Apex Technology Acquisition Proves Looks Can Be Deceiving

With the extreme rise of special purpose acquisition companies, or SPACs, it’s hard not to get the impression that some investors are betting on the vehicle rather than the substance. But Apex Technology Acquisition Corp. (NASDAQ:APXT) stock seems to be cut from a different cloth.

A picture of a notepad with Special Purpose Acquisition Company written on it, surrounded by office supplies.
Source: Dmitry Demidovich/ShutterStock.com

Therefore, as APXT stock is staring at a year-to-date loss of 27%, it could represent a buying opportunity.

For one thing, Apex identified its reverse-merger target last year as AvePoint. As a data migration company, AvePoint already levered significant relevance. But due to the novel coronavirus and the resultant work-from-home initiatives across the nation, data migration and cloud computing in general garnered massive interest. You might even say that the cloud was a matter of national security and stability.

Further, AvePoint has serious clout within the Software as a Solution industry. As our own Chris MacDonald wrote last month:

The company’s main partner is Microsoft (NASDAQ:MSFT). Indeed, AvePoint has played a large role in data migration to Microsoft’s cloud platforms. Additionally, AvePoint has helped with Microsoft’s various migration projects for Microsoft Teams, SharePoint and other products.

This core business provides highly profitable SaaS revenue for AvePoint.

Importantly, this fast-growing revenue stream appears to be surrounded by a nice moat. The moat comes from the highly regulated nature of the products AvePoint provides.

Obviously, the Microsoft partnership helped drive up APXT stock to its prior peak. Moreover, the idea of AvePoint carrying a moat isn’t an unreasonable thesis. In prior years, data migration could consume as much as 60% of associated labor costs. That’s because the process is a mess – imagine trying to move into a new house but at the enterprise level.

That’s why MacDonald stated that it’s “costly and painstaking to build a competitive product portfolio” in the data migration and cloud management space. It’s why so many believed in APXT stock.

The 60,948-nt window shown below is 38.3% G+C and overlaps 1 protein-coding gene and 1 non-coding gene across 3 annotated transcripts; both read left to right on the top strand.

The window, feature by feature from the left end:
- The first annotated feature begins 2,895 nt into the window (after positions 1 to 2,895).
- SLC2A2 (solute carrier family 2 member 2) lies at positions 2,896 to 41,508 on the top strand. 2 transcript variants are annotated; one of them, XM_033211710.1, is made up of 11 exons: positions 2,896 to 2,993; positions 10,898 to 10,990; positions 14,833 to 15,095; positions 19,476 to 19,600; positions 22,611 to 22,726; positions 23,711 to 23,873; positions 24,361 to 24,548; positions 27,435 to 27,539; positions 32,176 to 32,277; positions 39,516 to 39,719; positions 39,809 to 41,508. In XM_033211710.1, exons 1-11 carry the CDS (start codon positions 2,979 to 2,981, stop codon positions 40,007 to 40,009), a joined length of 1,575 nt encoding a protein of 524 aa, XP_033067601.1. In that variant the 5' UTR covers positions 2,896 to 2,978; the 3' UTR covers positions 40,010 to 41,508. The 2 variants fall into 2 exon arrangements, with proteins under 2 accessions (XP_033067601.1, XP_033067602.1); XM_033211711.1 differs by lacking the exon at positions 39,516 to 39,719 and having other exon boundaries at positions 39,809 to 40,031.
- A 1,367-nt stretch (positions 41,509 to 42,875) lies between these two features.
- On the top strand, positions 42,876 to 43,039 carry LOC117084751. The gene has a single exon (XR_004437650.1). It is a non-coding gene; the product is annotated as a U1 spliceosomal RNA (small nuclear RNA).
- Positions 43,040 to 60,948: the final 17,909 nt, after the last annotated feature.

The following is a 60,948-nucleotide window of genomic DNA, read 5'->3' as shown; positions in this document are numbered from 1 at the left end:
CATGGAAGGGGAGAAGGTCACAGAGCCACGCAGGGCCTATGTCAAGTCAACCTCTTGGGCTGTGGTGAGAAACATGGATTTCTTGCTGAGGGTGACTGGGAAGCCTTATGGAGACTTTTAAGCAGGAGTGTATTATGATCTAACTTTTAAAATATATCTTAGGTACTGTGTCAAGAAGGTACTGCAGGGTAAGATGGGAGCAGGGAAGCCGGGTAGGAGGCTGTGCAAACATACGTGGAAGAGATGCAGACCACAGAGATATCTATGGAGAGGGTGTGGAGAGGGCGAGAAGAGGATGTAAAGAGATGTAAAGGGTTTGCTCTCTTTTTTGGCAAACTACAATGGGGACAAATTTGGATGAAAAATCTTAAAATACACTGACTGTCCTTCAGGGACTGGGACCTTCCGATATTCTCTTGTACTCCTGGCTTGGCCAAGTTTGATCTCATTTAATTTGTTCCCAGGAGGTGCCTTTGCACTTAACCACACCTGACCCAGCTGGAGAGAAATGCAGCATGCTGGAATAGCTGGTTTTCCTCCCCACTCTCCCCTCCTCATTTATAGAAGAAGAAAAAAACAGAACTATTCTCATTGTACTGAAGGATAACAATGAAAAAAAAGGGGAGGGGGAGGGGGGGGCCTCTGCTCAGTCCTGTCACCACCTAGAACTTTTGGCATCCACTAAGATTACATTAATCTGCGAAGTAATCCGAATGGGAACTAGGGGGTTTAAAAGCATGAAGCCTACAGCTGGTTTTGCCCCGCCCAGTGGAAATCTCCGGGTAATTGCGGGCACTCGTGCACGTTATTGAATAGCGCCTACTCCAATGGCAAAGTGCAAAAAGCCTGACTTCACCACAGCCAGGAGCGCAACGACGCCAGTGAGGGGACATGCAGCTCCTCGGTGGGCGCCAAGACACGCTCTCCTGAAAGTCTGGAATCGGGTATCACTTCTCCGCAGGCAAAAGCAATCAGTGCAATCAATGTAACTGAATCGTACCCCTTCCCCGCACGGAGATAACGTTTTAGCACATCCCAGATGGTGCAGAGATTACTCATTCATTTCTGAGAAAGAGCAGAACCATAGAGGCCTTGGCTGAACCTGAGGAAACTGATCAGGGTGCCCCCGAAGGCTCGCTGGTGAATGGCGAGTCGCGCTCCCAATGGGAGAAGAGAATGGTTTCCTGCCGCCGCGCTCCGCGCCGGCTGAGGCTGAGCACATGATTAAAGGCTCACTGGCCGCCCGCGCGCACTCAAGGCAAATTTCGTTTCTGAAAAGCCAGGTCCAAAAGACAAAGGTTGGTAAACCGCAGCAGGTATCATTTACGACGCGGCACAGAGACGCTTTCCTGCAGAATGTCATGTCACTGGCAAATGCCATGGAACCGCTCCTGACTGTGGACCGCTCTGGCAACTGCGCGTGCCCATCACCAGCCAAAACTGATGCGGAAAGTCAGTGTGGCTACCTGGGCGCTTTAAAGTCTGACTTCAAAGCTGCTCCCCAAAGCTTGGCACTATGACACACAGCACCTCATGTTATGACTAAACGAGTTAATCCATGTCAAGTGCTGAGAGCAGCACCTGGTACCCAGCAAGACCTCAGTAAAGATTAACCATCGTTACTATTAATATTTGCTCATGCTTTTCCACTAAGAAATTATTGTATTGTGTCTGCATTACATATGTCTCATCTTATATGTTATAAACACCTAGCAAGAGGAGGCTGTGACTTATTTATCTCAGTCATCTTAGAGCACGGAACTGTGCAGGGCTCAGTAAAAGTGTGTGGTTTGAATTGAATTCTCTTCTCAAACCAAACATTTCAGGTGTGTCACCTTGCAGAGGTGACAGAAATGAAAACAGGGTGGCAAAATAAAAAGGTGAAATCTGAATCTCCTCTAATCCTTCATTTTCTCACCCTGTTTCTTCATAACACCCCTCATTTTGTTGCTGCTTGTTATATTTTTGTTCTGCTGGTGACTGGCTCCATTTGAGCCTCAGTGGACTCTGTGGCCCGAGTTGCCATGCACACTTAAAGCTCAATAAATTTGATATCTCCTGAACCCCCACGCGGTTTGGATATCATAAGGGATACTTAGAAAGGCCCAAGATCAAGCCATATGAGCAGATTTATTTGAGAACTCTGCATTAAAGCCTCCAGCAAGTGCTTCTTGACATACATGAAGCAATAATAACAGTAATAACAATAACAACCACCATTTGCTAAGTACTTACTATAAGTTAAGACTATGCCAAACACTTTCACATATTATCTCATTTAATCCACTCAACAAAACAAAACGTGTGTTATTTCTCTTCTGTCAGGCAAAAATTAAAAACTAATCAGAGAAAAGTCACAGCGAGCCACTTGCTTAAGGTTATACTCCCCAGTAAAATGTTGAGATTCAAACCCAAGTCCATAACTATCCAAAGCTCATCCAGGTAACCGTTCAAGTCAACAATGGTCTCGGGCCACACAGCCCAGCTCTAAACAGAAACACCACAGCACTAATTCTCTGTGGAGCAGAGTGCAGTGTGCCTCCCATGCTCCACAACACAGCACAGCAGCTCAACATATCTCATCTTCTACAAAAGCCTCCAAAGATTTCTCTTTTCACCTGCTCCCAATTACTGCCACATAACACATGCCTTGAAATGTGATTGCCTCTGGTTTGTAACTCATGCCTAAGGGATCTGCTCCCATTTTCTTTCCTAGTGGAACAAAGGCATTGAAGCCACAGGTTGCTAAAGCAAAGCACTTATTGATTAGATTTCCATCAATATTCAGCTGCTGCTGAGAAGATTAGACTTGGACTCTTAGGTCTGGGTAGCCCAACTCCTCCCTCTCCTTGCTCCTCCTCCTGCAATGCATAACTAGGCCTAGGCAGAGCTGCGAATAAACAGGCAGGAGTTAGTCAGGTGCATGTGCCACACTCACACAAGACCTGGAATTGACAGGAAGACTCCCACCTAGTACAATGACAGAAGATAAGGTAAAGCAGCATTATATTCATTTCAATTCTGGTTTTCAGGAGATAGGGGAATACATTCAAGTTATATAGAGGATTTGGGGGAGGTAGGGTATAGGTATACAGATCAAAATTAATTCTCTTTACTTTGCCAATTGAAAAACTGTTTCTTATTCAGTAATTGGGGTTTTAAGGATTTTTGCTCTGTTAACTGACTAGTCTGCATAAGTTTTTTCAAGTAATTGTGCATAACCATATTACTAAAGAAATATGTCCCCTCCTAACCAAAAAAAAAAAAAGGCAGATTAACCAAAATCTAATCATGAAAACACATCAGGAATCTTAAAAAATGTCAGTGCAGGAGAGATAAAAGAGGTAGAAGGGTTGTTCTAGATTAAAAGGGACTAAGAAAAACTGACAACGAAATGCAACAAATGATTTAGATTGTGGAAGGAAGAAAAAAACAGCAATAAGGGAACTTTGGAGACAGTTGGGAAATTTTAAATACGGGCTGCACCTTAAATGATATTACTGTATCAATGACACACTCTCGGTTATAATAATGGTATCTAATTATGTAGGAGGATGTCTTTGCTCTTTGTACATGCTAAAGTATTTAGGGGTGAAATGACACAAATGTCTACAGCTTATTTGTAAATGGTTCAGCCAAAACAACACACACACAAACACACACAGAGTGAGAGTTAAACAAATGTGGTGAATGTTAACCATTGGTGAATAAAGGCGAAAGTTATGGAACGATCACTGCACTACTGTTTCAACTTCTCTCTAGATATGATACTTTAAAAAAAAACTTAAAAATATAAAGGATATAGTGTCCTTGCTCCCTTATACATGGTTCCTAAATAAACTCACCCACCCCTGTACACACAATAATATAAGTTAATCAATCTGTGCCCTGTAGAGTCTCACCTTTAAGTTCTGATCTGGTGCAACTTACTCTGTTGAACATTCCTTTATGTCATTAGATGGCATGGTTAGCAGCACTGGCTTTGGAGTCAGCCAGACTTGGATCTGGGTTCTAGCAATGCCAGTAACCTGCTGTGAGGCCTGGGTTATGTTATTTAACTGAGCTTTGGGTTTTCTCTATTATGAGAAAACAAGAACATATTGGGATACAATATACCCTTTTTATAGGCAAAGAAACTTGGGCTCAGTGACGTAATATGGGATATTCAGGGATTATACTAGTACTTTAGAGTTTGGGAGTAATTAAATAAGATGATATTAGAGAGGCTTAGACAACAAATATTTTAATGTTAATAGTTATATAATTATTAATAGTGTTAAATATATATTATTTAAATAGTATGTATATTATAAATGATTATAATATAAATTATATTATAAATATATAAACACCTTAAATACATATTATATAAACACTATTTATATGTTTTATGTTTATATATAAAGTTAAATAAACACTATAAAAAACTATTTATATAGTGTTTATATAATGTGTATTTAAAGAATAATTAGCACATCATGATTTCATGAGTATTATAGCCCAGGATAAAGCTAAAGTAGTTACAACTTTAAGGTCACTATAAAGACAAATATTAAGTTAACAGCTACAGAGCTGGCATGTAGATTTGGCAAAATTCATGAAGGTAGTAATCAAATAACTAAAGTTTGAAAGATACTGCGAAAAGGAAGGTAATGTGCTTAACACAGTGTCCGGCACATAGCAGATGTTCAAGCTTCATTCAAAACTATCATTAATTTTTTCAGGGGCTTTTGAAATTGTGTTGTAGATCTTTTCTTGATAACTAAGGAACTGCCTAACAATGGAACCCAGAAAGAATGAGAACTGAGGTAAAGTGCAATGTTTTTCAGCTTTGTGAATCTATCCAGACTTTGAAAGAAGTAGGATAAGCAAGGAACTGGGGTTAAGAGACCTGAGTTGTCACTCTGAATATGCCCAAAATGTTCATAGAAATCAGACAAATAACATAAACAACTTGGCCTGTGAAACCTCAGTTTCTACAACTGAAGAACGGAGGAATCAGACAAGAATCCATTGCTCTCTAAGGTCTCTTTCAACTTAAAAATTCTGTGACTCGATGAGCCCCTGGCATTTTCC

Of course, it raises the question: where the heck are the believers now?

Big Data Could Pose Big Problems For APXT Stock

According to industry experts, the global data migration market could “reach $10.98 billion by 2025.” That translates to a possible compound annual growth rate (CAGR) of 18.37% between 2020 and 2025. You combine that with the Microsoft partnership, and you can understand the early enthusiasm for APXT stock.

Plus, AvePoint isn’t a slouch in the financial department. As InvestorPlace contributor David Moadel stated, in the company’s full fiscal year of 2020 report, it generated $151.5 million in total revenues, up 31% year-over-year. Also, recurring revenue hit $114.5 million, up 37% from the year prior. Notably, subscription revenues totaled $91 million, up 66% from the previous year.

These are very encouraging numbers. So, why is APXT stock down 27%?

I think it’s important to realize that a huge gap exists between what a company should trade for versus what investors believe is the real trajectory of the stock in question. That would be my counterargument to InvestorPlace’s Mark Hake. I don’t disagree with his math that shows APXT stock is undervalued. But analyst projections typically come from past data mixed with projections.

Here, the market could believe that the projections and the implied trajectory of past growth is “wrong.” I put this word in quotation marks because forward-looking statements are never right nor wrong until proven otherwise.

The biggest challenge I see facing APXT stock is that the broader cloud data storage and management sector is extremely competitive and crowded. New innovations such as the blockchain or Kubernetes could really complicate the narrative.

For instance, the latter is an open-source platform developed by Alphabet (NASDAQ:GOOG, NASDAQ:GOOGL) that “automates the deployment, scaling, and management of applications through what is called ‘containerization’. Simply put, it involves placing applications in stand-alone containers with their own operating systems, making the applications portable.”

Thanks to the advanced nature of digitalized technology, a faster, cheaper and more scalable platform is just a mouse click away.

Did Crypto Spank the SPACs?

As I mentioned in another InvestorPlace article, we live in a paradigm of limited resources. Therefore, if more money is directed to one sector in the economy, the other sectors necessarily receive less money. This is basic logic, as I’m sure you’ll agree.

Well, APXT stock could be on the less profitable end of this equation. Earlier, people were going crazy for all things SPAC related. Now, the craziness has decisively shifted toward cryptocurrencies. I’m not going to list them, but you know what I’m talking about. Indeed, there are some junk crypto coins – I think they’re junk anyways – that are putting up bonkers numbers.

That’s great for crypto but that necessarily leaves less resources overall for other investments, including SPACs. Keep this in mind before you take a risky bet on APXT stock.

On the date of publication, Josh Enomoto did not have (either directly or indirectly) any positions in the securities mentioned in this article.

A former senior business analyst for Sony Electronics, Josh Enomoto has helped broker major contracts with Fortune Global 500 companies. Over the past several years, he has delivered unique, critical insights for the investment markets, as well as various other industries including legal, construction management, and healthcare.

Article printed from InvestorPlace Media, https://investorplace.com/2021/04/apxt-stock-proves-looks-can-deceive/.

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